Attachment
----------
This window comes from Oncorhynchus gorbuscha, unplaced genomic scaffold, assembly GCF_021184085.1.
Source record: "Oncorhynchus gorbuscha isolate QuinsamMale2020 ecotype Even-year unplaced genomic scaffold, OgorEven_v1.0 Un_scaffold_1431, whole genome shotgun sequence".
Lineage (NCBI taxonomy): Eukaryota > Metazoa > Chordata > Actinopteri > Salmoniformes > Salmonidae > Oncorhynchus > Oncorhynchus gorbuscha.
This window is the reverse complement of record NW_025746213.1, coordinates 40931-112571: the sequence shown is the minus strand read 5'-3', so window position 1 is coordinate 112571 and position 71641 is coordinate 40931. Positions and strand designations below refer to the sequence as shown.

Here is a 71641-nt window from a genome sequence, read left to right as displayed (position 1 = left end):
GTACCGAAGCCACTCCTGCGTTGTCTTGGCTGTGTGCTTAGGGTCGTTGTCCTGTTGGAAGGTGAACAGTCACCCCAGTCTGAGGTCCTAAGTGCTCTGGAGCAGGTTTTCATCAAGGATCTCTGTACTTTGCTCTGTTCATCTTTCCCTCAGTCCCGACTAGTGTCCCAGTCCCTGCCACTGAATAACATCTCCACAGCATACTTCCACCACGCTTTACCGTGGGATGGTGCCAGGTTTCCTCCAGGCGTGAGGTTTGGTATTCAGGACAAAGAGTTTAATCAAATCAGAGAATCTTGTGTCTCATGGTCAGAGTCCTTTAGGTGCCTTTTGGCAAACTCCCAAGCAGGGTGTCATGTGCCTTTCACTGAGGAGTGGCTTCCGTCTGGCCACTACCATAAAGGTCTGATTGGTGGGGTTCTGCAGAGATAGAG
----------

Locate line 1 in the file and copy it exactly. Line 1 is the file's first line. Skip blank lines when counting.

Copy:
This window comes from Oncorhynchus gorbuscha, unplaced genomic scaffold, assembly GCF_021184085.1.